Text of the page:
THE ordinary notion of Switzerland is that of a large number of white mountains entirely surrounded by cows with bells, and tourists with skis and skates. Mr. Douglas Connah will correct this notion this evening. Few places can be so delightful, or so dreary, to the traveller, as Switzerland-according to whether he visits the right or wrong places for the right or wrong reasons in the right or wrong company. Mr. Connah knows
' all that is to be known of his subject, and he has even acted professionally as a guide.
By special arrangement, Mr. Poldiddle will visit the Studio and will introduce his marvellous Universal Wireless Receiver, the miraculous powers of which are now to be demonstrated for the first time.
N.B.-It has to be heard to be believed, and when you have heard it, you won't believe it.
Played by Laffitte Bruyeres (Heather, from 'Preludes,' Book I)
The Preludes of Debussy contain all kinds of sketches of scenes and people. Most of them are impressionistic, and we need little more than the title to help us to conjure up the scene which the composer has endeavoured to translate into music. A very little exercise of imagination, for instance, enables us to recall, when we hear Bruyeres, the glorious purple and fragrant scent of the springy heather.
Yesterday we heard Debussy's impression of the muffled bells of the cathedral under the waves. Here again, in Pagodas, we get a suggestion of the continuous tinkle of bells. Perhaps the composer imagined them hung all round the pagodas. More probably, he is thinking of those little Chinamen who nod to us from mantelpieces - they also are called pagodas. This piece and the next are from the book entitled Estampes (Engravings).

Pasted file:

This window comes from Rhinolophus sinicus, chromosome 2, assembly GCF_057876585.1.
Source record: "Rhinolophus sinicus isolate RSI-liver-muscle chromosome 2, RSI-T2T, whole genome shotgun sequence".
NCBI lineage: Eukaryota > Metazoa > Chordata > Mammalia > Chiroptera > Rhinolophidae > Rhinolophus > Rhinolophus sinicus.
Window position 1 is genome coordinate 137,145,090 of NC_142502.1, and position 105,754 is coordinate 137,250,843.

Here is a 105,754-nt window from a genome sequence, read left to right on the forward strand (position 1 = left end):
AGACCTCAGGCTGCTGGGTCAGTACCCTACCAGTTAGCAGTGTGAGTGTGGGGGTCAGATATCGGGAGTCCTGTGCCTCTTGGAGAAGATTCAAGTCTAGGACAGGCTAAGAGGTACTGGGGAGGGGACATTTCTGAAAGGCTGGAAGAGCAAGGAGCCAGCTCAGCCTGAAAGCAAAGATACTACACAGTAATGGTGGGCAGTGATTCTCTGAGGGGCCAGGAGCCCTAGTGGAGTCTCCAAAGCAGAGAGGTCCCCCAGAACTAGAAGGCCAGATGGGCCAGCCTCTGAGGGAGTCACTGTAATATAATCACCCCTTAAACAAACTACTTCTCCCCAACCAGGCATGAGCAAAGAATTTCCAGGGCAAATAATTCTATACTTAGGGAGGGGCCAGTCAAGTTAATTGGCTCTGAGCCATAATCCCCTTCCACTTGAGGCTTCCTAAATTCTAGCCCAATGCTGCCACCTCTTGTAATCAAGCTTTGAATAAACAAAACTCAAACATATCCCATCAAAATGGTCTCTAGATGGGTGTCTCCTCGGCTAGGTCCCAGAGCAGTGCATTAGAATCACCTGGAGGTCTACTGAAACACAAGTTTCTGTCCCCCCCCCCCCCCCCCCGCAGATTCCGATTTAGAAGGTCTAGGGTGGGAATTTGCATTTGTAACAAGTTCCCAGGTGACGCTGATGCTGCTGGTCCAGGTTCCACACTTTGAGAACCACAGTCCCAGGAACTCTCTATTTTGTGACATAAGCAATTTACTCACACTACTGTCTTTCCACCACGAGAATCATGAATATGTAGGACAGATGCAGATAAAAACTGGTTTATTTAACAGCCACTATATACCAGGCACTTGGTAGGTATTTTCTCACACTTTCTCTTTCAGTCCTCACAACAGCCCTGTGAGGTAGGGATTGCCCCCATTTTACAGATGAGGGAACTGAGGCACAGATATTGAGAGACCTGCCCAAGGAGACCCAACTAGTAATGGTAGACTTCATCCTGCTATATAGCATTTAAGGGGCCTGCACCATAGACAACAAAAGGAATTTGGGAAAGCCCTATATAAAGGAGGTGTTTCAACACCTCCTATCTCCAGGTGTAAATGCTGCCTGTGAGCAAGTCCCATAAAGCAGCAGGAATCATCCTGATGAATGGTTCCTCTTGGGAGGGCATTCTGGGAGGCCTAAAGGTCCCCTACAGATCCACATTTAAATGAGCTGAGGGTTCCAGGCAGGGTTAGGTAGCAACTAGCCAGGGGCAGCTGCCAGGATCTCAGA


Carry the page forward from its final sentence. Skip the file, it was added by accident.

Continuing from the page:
In the last piece we shelter beneath the canopy of a leafy tree, and watch the steadily falling, gentle rain-shower. We may imagine we hear a distant rumble of thunder and see a flash or two of summer lightning. Then the clouds clear away and the sun bursts out again.
WHEN internal combustion engines can drive anything from a liner to a wheel-chair; when they can carry an aeroplane miles above the earth's surface, and propel a car along it at speeds approaching two hundred miles an hour-there does not seem to be room for very extensive improvement in its achievement. Yet from the scientific point of view much remains to be done in the way of perfecting the efficiency of the engine and raising the ratio of power obtained to heat supplied. Professor Burstall will examine possible lines of advance in this evening's talk.
SIDNEY NESBITT and his Ukulele and DICKIE DixoN at the Piano
CATHERINE O'STEVENS in a Berkshire Settle
MEGAN FOSTER (Soprano) in VICTOR HELY-
HUTCHINSON'S compositions with the COMPOSER at the Piano
CLARE GREET in a Sketch
CONCERNING A CALL '
By EVELYN GLOVER
THE PARKlNGTON Quartet
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